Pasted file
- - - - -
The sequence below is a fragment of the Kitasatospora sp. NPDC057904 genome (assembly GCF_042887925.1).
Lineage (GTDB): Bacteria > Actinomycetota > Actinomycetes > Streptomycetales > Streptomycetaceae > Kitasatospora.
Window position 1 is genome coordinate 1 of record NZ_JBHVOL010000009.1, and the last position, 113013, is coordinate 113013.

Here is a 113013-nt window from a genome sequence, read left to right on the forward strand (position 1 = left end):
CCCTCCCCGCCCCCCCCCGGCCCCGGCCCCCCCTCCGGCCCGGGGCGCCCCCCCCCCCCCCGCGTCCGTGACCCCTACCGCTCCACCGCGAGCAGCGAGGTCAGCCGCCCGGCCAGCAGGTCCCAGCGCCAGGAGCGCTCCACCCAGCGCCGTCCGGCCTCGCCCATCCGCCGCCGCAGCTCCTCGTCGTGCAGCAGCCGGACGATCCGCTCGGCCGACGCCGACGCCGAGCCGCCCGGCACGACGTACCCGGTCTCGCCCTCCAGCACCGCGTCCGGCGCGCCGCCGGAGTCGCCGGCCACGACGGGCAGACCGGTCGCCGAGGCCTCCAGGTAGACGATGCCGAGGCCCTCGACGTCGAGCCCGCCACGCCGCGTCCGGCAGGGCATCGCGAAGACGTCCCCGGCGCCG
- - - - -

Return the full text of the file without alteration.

The sequence below is a fragment of the Kitasatospora sp. NPDC057904 genome (assembly GCF_042887925.1).
Lineage (GTDB): Bacteria > Actinomycetota > Actinomycetes > Streptomycetales > Streptomycetaceae > Kitasatospora.
Window position 1 is genome coordinate 1 of record NZ_JBHVOL010000009.1, and the last position, 113013, is coordinate 113013.

Here is a 113013-nt window from a genome sequence, read left to right on the forward strand (position 1 = left end):
CCCTCCCCGCCCCCCCCCGGCCCCGGCCCCCCCTCCGGCCCGGGGCGCCCCCCCCCCCCCCGCGTCCGTGACCCCTACCGCTCCACCGCGAGCAGCGAGGTCAGCCGCCCGGCCAGCAGGTCCCAGCGCCAGGAGCGCTCCACCCAGCGCCGTCCGGCCTCGCCCATCCGCCGCCGCAGCTCCTCGTCGTGCAGCAGCCGGACGATCCGCTCGGCCGACGCCGACGCCGAGCCGCCCGGCACGACGTACCCGGTCTCGCCCTCCAGCACCGCGTCCGGCGCGCCGCCGGAGTCGCCGGCCACGACGGGCAGACCGGTCGCCGAGGCCTCCAGGTAGACGATGCCGAGGCCCTCGACGTCGAGCCCGCCACGCCGCGTCCGGCAGGGCATCGCGAAGACGTCCCCGGCGCCG